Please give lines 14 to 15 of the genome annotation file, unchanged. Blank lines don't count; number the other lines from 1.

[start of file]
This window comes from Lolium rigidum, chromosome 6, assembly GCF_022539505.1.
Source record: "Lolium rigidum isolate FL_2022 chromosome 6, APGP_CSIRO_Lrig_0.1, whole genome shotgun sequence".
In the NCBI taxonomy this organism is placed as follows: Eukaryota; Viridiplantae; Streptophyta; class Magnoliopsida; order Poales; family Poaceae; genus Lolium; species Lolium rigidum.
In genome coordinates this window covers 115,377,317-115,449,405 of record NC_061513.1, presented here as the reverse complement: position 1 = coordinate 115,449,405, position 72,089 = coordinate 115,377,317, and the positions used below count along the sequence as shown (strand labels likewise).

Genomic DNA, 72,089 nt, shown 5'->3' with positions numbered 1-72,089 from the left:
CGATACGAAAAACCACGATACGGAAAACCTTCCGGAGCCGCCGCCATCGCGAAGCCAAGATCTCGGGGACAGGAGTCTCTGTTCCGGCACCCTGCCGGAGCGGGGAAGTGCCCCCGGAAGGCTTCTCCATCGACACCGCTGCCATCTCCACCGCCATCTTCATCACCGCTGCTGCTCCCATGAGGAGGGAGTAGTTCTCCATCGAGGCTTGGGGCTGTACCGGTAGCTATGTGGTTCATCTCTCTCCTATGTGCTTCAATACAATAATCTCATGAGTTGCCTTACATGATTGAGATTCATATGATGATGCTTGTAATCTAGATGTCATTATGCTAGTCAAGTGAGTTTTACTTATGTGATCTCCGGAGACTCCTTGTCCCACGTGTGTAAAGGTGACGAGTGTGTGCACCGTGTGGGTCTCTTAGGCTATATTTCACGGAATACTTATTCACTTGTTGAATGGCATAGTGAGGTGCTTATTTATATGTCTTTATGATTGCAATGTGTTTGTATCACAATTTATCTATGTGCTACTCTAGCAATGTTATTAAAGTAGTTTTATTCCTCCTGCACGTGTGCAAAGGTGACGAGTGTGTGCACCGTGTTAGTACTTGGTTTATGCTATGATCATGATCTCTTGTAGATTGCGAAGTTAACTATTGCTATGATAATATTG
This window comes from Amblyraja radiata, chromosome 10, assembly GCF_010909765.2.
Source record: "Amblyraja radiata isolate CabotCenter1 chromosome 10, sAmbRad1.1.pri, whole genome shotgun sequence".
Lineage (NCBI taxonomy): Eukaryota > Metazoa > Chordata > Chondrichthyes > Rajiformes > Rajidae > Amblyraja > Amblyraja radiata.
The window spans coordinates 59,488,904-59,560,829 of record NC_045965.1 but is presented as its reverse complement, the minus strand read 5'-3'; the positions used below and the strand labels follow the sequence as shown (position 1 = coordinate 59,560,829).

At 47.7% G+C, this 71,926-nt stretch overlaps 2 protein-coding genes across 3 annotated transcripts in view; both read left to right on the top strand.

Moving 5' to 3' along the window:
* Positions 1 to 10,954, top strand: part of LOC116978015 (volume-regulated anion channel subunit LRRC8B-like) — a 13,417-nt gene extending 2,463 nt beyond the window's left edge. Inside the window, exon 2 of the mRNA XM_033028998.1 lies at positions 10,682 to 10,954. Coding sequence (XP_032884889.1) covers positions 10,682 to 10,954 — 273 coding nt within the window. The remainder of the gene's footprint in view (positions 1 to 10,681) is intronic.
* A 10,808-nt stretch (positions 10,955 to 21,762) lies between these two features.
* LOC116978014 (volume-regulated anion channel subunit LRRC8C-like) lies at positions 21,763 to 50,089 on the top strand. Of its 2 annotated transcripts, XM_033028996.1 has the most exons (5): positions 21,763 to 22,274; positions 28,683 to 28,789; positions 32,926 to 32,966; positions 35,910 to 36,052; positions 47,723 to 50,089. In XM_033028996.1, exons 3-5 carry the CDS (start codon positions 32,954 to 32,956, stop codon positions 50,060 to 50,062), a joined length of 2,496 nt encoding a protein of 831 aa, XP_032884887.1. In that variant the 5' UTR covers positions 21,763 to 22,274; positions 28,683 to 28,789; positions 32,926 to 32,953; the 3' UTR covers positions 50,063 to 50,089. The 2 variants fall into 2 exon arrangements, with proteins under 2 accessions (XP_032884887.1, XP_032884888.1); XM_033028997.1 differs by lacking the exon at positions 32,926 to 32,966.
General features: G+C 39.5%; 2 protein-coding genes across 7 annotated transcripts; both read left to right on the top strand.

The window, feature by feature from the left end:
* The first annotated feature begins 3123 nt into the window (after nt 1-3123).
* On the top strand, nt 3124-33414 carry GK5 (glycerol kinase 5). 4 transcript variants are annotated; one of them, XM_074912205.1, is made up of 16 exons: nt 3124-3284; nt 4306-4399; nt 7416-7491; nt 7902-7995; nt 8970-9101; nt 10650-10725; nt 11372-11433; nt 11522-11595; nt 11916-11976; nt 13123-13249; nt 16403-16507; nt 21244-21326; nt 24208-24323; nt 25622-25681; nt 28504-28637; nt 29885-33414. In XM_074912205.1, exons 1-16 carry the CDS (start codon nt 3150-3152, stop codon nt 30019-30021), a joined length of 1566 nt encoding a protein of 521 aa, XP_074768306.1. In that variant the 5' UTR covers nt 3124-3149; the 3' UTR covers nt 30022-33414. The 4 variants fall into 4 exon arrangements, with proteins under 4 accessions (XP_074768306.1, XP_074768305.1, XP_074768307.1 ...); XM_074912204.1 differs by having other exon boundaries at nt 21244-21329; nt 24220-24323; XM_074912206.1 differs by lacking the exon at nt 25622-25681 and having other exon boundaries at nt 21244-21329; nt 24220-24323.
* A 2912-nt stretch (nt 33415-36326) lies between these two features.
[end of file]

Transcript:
* A 10,808-nt stretch (positions 10,955 to 21,762) lies between these two features.
* LOC116978014 (volume-regulated anion channel subunit LRRC8C-like) lies at positions 21,763 to 50,089 on the top strand. Of its 2 annotated transcripts, XM_033028996.1 has the most exons (5): positions 21,763 to 22,274; positions 28,683 to 28,789; positions 32,926 to 32,966; positions 35,910 to 36,052; positions 47,723 to 50,089. In XM_033028996.1, exons 3-5 carry the CDS (start codon positions 32,954 to 32,956, stop codon positions 50,060 to 50,062), a joined length of 2,496 nt encoding a protein of 831 aa, XP_032884887.1. In that variant the 5' UTR covers positions 21,763 to 22,274; positions 28,683 to 28,789; positions 32,926 to 32,953; the 3' UTR covers positions 50,063 to 50,089. The 2 variants fall into 2 exon arrangements, with proteins under 2 accessions (XP_032884887.1, XP_032884888.1); XM_033028997.1 differs by lacking the exon at positions 32,926 to 32,966.